A Review of the Leica M-A

The Leica M-A is not a camera. It’s a time machine, a device that can take you back to the 1990s or further back. The only time that I regretted this purchase was when I had to remove insane amounts of dust from the first roll that I shot with this camera using the Tri-X film that came with it. Would I have to remove all this dust every time I shot? I realized that it wasn’t because of the camera but because I had an imperfect film development process. I added a squeegee for removing stabilizer and a fan to dry my negatives and no longer have this dust issue.

Leica M-A, Summicron 50mm, f/11, 1/60s, Tri-X shot at ISO 400
Leica M-A, Summicron 50mm, f/11, 1/60s, Tri-X shot at ISO 400
The first camera I owned was a gift from my mother. It was a Minolta XE-7 SLR with a 50mm f/1.7 lens bought used in 1988 from a camera store that no longer exists close to Park Merced in San Francisco. I shot with that camera until December of 1990 when the shutter no longer worked. With this camera I shot hundreds of photos, most of which ended up in the St. Ignatius College Prep year book for 1989 and 1990. The film advance on this camera was like slicing through warm, soft butter. This feature was due in part to a partnership between Leica and Minolta at the time. I felt there wasn’t anything I couldn’t photograph with this camera.

When I was at the Leica Store in San Francisco, I was on the fence between an M6, an MP, and the M-A. The M6 would be used and I’ve had such bad luck with used cameras in the past. The M-P had a light meter, but the battery cover for it felt like plastic. The M-A felt heavy, and its black chrome was smooth and cool to the touch. When I looked through the view finder, I easily focused super fast by lining up the focus patches. (I had read about how to focus a rangefinder before showing up at the store.) When I pressed the shutter, it was so quiet compared to the “THUNK!” of a film SLR. When I tried the film advance, I got that feel of slicing through butter that I had with my Minolta XE-7. For a moment, I felt like I was back in 1989.

The Leica M-A’s frame lines are clean and bright.
Without a moment’s hesitation I purchased the M-A and a 50mm f/2.0 Summicron lens. The Leica rep, Wayne, took me to a brick and carpeted area of the store with a comfy couch to sit on. I unboxed what had just cost me so dearly. What a luxurious experience it was. The camera is encased in what can only be described as a jewel box drawer. I slid the drawer out and there was my camera. Wayne put on the strap as we talked sundries about the photography. I placed the lens on. He showed me how to load the film by putting a fold on the first 1/3 of an inch of the film. Once the film was loaded, I was ready to go.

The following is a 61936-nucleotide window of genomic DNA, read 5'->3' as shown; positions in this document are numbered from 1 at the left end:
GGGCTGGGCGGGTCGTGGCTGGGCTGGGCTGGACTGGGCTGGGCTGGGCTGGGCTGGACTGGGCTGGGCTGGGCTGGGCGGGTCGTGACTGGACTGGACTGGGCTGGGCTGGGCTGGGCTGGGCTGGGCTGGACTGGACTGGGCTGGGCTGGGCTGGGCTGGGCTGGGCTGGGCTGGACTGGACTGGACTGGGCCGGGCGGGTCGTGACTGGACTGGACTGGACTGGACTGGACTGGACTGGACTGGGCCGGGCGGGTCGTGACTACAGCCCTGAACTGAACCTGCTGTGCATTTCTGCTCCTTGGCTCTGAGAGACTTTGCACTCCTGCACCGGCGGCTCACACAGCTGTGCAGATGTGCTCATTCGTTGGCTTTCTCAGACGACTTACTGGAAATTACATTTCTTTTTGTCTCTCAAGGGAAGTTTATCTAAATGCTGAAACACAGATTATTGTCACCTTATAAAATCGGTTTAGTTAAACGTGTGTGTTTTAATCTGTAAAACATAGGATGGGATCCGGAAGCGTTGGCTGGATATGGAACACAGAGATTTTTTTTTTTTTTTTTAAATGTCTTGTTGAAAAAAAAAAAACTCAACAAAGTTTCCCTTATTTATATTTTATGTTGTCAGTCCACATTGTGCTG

I left everything (including my phone) at my office close to the Leica Store, and walked around with the M-A like I would have with the Minolta I had in December of 1989. With digital when you press the shutter, sometimes it won’t take a photo because auto-focus is still hunting. With a range finder and manual focusing, the shutter always fires. The shutter always firing inspires confidence in this camera. Eyeing the exposure is something that comes with experience. I know the light in the city really well from shooting with my Pentax K1000 SLR. I knew that in the subway, I’d be shooting at f2.0 and 1/30 of a second. I knew that on cloudy days f/8 at 1/125 was the way to go. And of course, the sunny 16 rule never let me down. If the light was complicated, bracket the shots. I still have trouble with following this bracketing rule. I felt truly at one with my camera, and when I have to use a DSLR camera for work, or projects that demand instant or fast results, I miss my Leica M-A.

Leica M-A next to a photo of Lindsay Ashton, Summicron 50mm, f/4.0, 1/250, TMAX 100
After a few months with my Leica M-A, the pros and cons with a range finder became clear. First the pros:

  • I never worry about having to charge my camera. It just works.
  • The M-mount lenses that I got are simply optically perfect. No more vignetting, barrel or pin-cushion distortion. I can shoot a brick wall with my 28mm and all the lines are perfectly straight.
  • Perfect ergonomics: the camera just fits so well in my hand.
  • There is something about this camera that I can’t pin down. I’ll just say that it seems to have a soul.
  • Compact for travel: The lenses for the Leica M-cameras are small. The same DSLR kit that might require a backpack could fit in my hand and khaki pants pocket.

The cons:

  • Parallax: The closer you get to your subject, the more parallax distortion you get. What this means is that what you see in your frame isn’t necessarily what will show up on film. This is really pronounced at 2 meters or less.
  • Difficult to achieve perfect eye focus for portraits at 75mm and up with the 0.72x magnification in the frame. The sharp portrait with razor thin depth of field that you can achieve with auto-focus designed to detect eyes, e.g. the Fuji XT-2 paired with a 56mm lens, becomes near impossible on a range finder. You have to do focus bracketing to really make sure you nail a shot. The irony here is that you can get better focused portraits with a sub-$1000 Leica M3 with it’s 0.92x magnification in the frame.